Leslie Shipman is a poet whose work has appeared in BOMB Magazine, the Kenyon Review, Tinderbox, Mid-American Review, Laurel Review, Cosmonauts Avenue, and elsewhere. She has been nominated for a Pushcart Prize and anthologized in Best New Poets. Formerly the assistant director of the National Book Foundation, she is now a freelance consultant specializing in project and event management for arts and literature nonprofits.
The F train takes about an hour to get from my home in Red Hook, Brooklyn to the Kew Gardens Community Center in Queens, site of a long-running, multigenre creative writing workshop for seniors, sponsored by Poets & Writers. Kew Gardens, like most neighborhoods in Queens, is a vibrant community of Latinos, Asian Americans, and an aging population of Jewish refugees who fled Germany after World War II and settled in this middle-class area. The hour on the train is useful. I anticipate the work my students will bring, and think about what craft element I want to introduce.
I work with a small group of ten or so women, ranging in age from mid-sixties to mid-eighties, who are writing poetry, fiction, and memoir. They’re good writers. Serious writers. Writers who are interested in an honest critical response to their work, and ways they might improve it. The range of life experience in this classroom is breathtaking, and I frequently feel more like a student than a teacher, as I read their stories and learn about their lives.
At the end of every class, I give them a writing prompt to help generate new work between classes. Usually it’s a simple exercise that asks them to describe something. The twist is that they can’t describe it from their own point of view, they have to describe it from, say, their mother’s point of view, or their childhood best friend’s point of view. I do this to help them separate themselves from their narrator, so they can feel what it’s like to create a voice that’s distinct from their own, to create a narrative persona, even in memoir.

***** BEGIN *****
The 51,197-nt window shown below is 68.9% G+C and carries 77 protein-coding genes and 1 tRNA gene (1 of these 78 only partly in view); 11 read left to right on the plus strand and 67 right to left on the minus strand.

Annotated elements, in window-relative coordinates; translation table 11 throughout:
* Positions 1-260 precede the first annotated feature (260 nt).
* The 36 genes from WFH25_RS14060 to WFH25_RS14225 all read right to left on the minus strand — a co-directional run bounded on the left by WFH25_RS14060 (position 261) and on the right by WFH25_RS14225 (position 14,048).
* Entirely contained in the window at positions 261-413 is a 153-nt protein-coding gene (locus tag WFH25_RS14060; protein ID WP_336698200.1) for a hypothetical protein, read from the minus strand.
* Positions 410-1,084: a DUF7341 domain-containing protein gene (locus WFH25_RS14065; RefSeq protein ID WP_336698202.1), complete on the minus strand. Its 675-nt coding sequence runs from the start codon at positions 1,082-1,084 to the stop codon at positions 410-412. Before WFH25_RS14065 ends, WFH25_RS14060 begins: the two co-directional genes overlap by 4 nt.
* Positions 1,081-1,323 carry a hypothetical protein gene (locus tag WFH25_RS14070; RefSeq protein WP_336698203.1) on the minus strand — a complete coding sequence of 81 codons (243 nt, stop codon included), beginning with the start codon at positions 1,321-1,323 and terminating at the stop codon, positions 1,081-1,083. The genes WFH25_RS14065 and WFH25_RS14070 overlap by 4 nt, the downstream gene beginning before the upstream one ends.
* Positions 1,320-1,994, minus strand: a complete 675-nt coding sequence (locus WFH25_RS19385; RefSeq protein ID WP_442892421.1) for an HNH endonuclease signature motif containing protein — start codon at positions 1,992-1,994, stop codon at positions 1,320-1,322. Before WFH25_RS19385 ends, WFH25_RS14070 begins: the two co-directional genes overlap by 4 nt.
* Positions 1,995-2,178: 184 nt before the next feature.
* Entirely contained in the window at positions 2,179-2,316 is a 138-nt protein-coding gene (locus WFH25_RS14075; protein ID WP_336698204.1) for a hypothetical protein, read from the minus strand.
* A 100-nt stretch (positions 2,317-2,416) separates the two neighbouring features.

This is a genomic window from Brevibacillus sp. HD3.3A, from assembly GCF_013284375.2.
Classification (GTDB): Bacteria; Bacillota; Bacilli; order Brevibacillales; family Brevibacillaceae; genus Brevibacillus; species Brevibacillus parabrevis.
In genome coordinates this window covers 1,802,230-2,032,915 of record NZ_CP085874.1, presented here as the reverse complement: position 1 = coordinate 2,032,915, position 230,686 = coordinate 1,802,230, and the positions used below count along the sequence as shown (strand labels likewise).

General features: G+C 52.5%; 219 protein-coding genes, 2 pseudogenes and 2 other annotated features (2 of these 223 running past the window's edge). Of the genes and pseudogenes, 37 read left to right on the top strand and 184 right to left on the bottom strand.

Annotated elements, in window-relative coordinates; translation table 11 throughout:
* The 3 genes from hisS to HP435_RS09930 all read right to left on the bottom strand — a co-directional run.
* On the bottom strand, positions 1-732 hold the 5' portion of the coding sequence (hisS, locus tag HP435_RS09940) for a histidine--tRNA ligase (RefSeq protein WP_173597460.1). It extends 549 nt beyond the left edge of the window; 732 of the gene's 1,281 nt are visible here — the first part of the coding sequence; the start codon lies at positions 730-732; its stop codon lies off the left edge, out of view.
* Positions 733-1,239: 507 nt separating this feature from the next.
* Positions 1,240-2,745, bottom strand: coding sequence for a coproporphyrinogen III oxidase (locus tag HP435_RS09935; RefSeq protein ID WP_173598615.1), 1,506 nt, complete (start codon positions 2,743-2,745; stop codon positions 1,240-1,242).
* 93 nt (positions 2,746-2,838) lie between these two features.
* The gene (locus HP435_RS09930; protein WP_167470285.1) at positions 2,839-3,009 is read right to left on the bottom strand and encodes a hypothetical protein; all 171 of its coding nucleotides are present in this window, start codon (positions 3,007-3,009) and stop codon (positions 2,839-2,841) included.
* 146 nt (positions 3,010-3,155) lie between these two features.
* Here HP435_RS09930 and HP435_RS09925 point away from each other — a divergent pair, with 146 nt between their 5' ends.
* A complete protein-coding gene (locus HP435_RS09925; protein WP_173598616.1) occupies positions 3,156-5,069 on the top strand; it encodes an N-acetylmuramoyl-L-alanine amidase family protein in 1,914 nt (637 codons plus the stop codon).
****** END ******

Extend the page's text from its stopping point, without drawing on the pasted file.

I also emphasize thinking about sentences. In a class where the students are working in different genres, sentences are what unite us. Words are the building blocks, but sentences, in all their structural complexities, are our raw material. We talk about syntax, and delay of information. We talk about how to create drama and tension, and how syntax can heighten these crucial elements of a poem or story.
With this in mind, I asked them to create a persona to describe their childhood bedrooms. All of their responses to this exercise were fascinating. One writer lingered over the way the light played on her ceiling. I asked if she was familiar with the magic lantern scene in Swann’s Way by Marcel Proust. She wasn’t, but she managed to evoke a similar magic in her own description of the interior light of her bedroom as a child, evoking nostalgia, love, and a difficult relationship with her sister.
The gratitude I feel in working with these older writers is sustaining. I’m the lucky one, privileged to be a small part of their development as writers, to witness their lives in words, and to help shepherd their stories into the world.
Photo: Leslie Shipman. Photo credit: Elena Alexander.
Support for the Readings & Workshops Program in New York City is provided, in part, by public funds from the New York State Council on the Arts, and the New York City Department of Cultural Affairs, with additional support from the Louis and Anne Abrons Foundation, the Axe-Houghton Foundation, the A.K. Starr Charitable Trust, and Friends of Poets & Writers.